Natalie Erika James' directorial debut will resonate with anyone who’s witnessed human frailty at confrontingly close quarters.
Robyn Nevin in Relic, image courtesy Stan.
Decaying, abandoned objects hold a melancholy allure. They are relics: material artefacts of vanished lives. This is why the Titanic continues to fascinate us, and Chernobyl holds its morbid appeal. It’s why urban explorers find romance in disintegrating office buildings, theme parks and resorts. We use these objects to mediate the bleakness when someone dies alone and isn’t discovered until long afterwards.
Relic opens on a montage of dusty objects in a mouldering house, establishing the intense, almost suffocating quietness that makes Natalie Erika James’ directorial debut such an assured cinematic exercise in dread. Our gaze is particularly drawn to an octagonal leadlight window depicting a stylised landscape; this will become a key motif. Windows let in air and light; they mediate between natural and constructed worlds. This window is set in the house’s front door; it invites people inside. It’s a threshold crossed by family and friends who want to understand and care. But it’s also a warning, in the shape of a stop sign. And it allows less welcome presences to make themselves at home.
The rural house belongs to elderly Edna (Australian theatre legend Robyn Nevin), who lives there alone. As the film begins she’s gone missing, and local police notify Edna’s daughter Kay (Emily Mortimer, doing a pretty decent Australian accent), who drives up from Melbourne with her own daughter Sam (Bella Heathcote, last seen in Stan’s Bloom). As they search the house, and then the surrounding forest, it’s clear something is amiss. There are new locks on the doors – especially on the door to Edna’s walk-in wardrobe. Edna’s armchair has been turned to face the window. The kid next door, Jamie (Chris Bunton), is reluctant to come inside.
All this – including Edna’s disappearance – can be explained away as the onset of dementia. And when she suddenly returns, calmly, with no explanation but with a nasty black bruise on her chest, Kay concludes her mother can no longer live alone. She’s been haunted by nightmares of the original forest shack on the property, now demolished – except for its front door with the stained-glass window – where her own grandfather died alone.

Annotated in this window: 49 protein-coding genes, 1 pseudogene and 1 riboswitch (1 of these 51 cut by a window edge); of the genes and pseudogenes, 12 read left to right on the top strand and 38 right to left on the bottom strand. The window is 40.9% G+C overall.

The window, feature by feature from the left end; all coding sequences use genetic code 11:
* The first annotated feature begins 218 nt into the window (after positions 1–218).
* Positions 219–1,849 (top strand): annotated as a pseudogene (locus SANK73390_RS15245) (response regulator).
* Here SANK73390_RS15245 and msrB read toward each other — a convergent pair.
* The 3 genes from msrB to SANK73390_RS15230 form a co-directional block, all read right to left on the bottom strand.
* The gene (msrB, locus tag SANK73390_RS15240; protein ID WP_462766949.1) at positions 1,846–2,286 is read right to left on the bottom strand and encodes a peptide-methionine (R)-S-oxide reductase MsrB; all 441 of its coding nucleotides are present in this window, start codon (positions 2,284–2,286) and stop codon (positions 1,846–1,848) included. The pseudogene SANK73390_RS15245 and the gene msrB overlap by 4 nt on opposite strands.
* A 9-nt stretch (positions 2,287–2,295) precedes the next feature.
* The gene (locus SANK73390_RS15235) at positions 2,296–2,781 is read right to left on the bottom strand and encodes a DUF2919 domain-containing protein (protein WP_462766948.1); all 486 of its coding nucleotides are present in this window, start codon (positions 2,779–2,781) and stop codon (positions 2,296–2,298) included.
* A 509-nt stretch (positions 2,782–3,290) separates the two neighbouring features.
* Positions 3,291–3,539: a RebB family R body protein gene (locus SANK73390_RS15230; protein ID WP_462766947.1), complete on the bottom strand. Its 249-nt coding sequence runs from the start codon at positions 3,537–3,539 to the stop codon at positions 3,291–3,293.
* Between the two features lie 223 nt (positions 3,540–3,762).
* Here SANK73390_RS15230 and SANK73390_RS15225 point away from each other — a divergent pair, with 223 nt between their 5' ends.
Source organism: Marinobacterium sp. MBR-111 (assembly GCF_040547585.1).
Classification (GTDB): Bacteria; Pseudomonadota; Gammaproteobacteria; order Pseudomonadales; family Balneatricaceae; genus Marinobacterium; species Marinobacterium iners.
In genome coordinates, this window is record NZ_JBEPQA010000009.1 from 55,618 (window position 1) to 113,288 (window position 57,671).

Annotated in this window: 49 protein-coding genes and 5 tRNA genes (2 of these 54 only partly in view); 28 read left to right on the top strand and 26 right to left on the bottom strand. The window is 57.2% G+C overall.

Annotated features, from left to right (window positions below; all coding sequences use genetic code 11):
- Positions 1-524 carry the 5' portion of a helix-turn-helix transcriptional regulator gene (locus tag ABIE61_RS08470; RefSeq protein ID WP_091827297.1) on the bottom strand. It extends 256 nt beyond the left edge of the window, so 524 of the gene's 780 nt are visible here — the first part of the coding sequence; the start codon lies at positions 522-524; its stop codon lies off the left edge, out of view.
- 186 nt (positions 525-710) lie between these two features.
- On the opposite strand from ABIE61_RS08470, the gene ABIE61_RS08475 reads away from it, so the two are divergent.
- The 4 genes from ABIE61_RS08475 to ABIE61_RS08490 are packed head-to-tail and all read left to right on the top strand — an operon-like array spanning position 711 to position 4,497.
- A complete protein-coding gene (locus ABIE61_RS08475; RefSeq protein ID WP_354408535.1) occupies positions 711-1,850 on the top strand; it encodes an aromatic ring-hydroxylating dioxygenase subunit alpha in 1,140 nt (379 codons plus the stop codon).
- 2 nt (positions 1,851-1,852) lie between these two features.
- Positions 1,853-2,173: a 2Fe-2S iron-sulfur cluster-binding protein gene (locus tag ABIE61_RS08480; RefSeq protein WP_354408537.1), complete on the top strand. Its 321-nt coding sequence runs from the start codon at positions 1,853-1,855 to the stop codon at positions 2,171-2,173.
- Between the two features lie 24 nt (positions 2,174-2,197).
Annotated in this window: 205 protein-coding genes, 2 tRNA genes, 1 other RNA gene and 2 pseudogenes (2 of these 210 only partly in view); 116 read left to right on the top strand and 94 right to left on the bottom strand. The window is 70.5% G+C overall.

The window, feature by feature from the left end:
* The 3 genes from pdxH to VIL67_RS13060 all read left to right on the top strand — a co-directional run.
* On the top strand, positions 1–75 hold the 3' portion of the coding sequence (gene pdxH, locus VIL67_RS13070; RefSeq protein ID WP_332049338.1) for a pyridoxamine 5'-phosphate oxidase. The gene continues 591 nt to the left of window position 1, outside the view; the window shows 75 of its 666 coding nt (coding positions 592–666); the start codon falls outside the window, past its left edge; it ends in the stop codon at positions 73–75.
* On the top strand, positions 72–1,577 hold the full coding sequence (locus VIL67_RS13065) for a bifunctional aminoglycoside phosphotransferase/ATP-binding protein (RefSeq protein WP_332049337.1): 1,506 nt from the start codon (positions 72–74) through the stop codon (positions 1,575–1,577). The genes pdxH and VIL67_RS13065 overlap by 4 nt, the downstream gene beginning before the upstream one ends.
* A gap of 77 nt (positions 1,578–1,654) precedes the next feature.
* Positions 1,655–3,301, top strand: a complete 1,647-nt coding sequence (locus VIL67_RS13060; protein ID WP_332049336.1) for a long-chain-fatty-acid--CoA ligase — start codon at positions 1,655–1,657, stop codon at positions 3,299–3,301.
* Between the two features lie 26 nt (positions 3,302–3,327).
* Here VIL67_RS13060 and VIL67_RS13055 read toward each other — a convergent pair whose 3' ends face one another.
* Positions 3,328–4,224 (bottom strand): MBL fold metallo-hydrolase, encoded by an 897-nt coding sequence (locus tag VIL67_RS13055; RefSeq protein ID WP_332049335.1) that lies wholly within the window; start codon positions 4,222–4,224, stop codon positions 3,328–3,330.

And this film is about the tension between abandonment and care. It’s no accident that Kay is in the sandwich generation: middle-aged adults torn between responsibilities to both their parents and their children. One particularly unsettling sequence flips the familiar parental scenario in which a scared kid insists there’s something under their bed: it’s now Kay reassuring her mother, then as she humours Edna by checking under the bed, something moves…
With an economy of dialogue and a keenness of observation, James sketches a portrait of intergenerational alienation: Edna and Kay haven’t spoken in weeks, and nor did Kay realise Sam had quit work and study. The film is interior, in a psychological as well as an architectural sense: the three women circle each other warily, oscillating between affection, guilt, bewilderment and rage.
James keeps the audience off-balance by shifting perspective between them. Sometimes we feel Edna’s terror of losing her existential battle against an invading force: 'Where is everyone?' she cries to Kay. Sometimes we feel Kay’s powerless horror at witnessing her mother’s disintegration. And sometimes we’re with Sam as her beloved grandmother becomes a nasty stranger, and Edna’s possessions are no longer fond memories but an oppressive labyrinth. The three central performances are all terrific.
Charlie Sarroff’s cinematography moves the way mould spreads: slowly, dwelling in darkness and dampness, creating a powerful sense of contamination. Shots are framed and held elegantly to highlight creepy details, then cut away in the moment before the nightmare comes into focus. Shadowy figures shift in the background; tracking shots have a heightened, hallucinatory feel. The film’s final act brings the tension to a boiling point of gothic terror.
Some ‘domestic horror’ films – I’m thinking especially of JA Bayona’s El Orfanato – derive their power from the macabre twist that there’s a material reason for apparently supernatural events. But Relic, which draws upon James’ earlier short film Creswick, is closer to Jennifer Kent’s The Babadook in its refusal to explain away its central allegory.
The film’s final scenes are disturbing and ambiguous, but also cathartic and almost sacred. Relic will resonate with anyone who’s ever witnessed human frailty at confrontingly close quarters. It challenges us to valorise people in all their messiness, and not just to romanticise what they leave behind.
A Stan Original Film
Director: Natalie Erika James
Writers: Natalie Erika James, Christian White
Producers: Anna McLeish, Sarah Shaw, Jake Gyllenhaal, Riva Marker
Runtime: 90 Mins
Release date: Screening on Stan from July 10